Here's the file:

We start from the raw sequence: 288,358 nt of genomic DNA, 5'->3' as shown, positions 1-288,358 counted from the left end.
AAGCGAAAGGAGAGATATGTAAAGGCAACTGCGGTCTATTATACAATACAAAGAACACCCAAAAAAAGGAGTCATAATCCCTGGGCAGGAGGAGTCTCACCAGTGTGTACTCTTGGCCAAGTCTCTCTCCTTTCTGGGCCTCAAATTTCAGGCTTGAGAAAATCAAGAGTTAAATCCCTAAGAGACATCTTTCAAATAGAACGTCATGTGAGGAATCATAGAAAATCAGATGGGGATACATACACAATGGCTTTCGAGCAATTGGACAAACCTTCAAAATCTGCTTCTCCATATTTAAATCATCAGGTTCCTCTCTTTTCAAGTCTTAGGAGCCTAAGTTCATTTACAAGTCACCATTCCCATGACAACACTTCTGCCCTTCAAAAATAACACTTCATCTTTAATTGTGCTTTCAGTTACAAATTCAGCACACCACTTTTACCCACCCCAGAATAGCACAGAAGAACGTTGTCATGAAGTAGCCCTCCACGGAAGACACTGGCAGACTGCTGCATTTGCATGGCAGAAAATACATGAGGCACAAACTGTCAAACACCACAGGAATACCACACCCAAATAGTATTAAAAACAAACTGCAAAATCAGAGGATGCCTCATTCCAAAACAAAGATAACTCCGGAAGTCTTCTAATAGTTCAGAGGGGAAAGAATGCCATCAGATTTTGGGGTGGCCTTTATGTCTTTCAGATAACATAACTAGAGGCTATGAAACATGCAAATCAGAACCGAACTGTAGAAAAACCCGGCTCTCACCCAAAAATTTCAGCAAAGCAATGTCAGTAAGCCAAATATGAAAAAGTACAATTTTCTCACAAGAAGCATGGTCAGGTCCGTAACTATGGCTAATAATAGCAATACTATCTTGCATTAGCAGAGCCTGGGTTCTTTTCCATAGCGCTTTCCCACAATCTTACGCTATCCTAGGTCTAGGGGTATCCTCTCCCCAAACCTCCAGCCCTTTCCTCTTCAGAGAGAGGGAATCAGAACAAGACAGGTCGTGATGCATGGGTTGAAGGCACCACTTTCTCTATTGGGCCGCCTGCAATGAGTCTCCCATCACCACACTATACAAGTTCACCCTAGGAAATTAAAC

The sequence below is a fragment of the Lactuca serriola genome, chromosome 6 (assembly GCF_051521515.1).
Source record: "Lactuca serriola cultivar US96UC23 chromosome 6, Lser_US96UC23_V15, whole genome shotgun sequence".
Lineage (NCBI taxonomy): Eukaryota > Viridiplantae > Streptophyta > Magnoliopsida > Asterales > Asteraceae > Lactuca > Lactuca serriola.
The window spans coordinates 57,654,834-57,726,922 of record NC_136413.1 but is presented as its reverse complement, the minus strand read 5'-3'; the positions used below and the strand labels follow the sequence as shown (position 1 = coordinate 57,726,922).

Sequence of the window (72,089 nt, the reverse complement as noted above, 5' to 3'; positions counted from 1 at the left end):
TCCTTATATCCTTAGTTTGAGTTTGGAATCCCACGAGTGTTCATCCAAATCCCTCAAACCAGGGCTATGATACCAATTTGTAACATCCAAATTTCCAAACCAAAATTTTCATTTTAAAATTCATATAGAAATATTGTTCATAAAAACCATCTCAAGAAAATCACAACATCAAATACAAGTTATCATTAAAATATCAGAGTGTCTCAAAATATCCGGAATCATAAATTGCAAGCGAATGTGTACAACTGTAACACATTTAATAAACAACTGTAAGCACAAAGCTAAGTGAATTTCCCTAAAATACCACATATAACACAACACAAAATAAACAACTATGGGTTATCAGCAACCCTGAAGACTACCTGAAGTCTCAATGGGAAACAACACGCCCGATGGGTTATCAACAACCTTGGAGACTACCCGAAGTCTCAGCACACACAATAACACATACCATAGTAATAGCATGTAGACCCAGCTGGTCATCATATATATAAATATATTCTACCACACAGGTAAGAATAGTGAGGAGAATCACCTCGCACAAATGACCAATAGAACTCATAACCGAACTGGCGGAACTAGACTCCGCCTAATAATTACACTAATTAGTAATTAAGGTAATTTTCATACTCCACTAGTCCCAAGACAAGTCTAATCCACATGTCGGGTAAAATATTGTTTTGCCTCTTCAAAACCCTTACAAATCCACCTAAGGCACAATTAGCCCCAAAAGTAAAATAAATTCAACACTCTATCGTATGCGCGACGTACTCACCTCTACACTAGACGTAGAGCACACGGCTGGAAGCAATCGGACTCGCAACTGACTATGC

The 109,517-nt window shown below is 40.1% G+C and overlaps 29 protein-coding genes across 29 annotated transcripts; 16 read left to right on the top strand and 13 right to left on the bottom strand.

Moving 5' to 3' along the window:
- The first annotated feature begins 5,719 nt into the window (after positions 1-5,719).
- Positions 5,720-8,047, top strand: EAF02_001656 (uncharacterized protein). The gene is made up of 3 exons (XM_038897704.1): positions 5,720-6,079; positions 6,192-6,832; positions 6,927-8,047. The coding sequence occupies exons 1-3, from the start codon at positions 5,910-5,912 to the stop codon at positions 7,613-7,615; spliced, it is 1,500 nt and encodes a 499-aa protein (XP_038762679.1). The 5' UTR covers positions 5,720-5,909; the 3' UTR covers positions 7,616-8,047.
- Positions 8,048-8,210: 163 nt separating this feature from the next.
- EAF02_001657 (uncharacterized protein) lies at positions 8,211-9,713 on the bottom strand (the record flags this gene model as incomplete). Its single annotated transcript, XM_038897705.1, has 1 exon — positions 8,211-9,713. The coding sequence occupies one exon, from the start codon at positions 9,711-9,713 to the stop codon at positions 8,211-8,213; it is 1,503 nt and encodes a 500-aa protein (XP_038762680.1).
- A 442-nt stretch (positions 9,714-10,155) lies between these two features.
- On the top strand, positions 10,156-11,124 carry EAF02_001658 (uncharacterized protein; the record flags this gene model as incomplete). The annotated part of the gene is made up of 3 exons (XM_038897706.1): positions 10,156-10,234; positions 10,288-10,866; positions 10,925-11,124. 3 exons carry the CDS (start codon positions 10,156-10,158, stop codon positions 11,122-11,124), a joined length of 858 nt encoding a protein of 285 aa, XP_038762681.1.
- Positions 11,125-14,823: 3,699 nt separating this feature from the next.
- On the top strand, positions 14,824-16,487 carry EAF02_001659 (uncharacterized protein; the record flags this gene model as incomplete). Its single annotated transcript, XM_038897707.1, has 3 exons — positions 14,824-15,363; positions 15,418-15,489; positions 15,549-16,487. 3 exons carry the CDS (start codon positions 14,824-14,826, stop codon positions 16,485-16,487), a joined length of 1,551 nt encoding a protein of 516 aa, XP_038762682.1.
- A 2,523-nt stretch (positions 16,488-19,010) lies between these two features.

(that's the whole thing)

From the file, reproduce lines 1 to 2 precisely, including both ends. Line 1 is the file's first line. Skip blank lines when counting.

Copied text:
We start from the raw sequence: 288,358 nt of genomic DNA, 5'->3' as shown, positions 1-288,358 counted from the left end.
AAGCGAAAGGAGAGATATGTAAAGGCAACTGCGGTCTATTATACAATACAAAGAACACCCAAAAAAAGGAGTCATAATCCCTGGGCAGGAGGAGTCTCACCAGTGTGTACTCTTGGCCAAGTCTCTCTCCTTTCTGGGCCTCAAATTTCAGGCTTGAGAAAATCAAGAGTTAAATCCCTAAGAGACATCTTTCAAATAGAACGTCATGTGAGGAATCATAGAAAATCAGATGGGGATACATACACAATGGCTTTCGAGCAATTGGACAAACCTTCAAAATCTGCTTCTCCATATTTAAATCATCAGGTTCCTCTCTTTTCAAGTCTTAGGAGCCTAAGTTCATTTACAAGTCACCATTCCCATGACAACACTTCTGCCCTTCAAAAATAACACTTCATCTTTAATTGTGCTTTCAGTTACAAATTCAGCACACCACTTTTACCCACCCCAGAATAGCACAGAAGAACGTTGTCATGAAGTAGCCCTCCACGGAAGACACTGGCAGACTGCTGCATTTGCATGGCAGAAAATACATGAGGCACAAACTGTCAAACACCACAGGAATACCACACCCAAATAGTATTAAAAACAAACTGCAAAATCAGAGGATGCCTCATTCCAAAACAAAGATAACTCCGGAAGTCTTCTAATAGTTCAGAGGGGAAAGAATGCCATCAGATTTTGGGGTGGCCTTTATGTCTTTCAGATAACATAACTAGAGGCTATGAAACATGCAAATCAGAACCGAACTGTAGAAAAACCCGGCTCTCACCCAAAAATTTCAGCAAAGCAATGTCAGTAAGCCAAATATGAAAAAGTACAATTTTCTCACAAGAAGCATGGTCAGGTCCGTAACTATGGCTAATAATAGCAATACTATCTTGCATTAGCAGAGCCTGGGTTCTTTTCCATAGCGCTTTCCCACAATCTTACGCTATCCTAGGTCTAGGGGTATCCTCTCCCCAAACCTCCAGCCCTTTCCTCTTCAGAGAGAGGGAATCAGAACAAGACAGGTCGTGATGCATGGGTTGAAGGCACCACTTTCTCTATTGGGCCGCCTGCAATGAGTCTCCCATCACCACACTATACAAGTTCACCCTAGGAAATTAAAC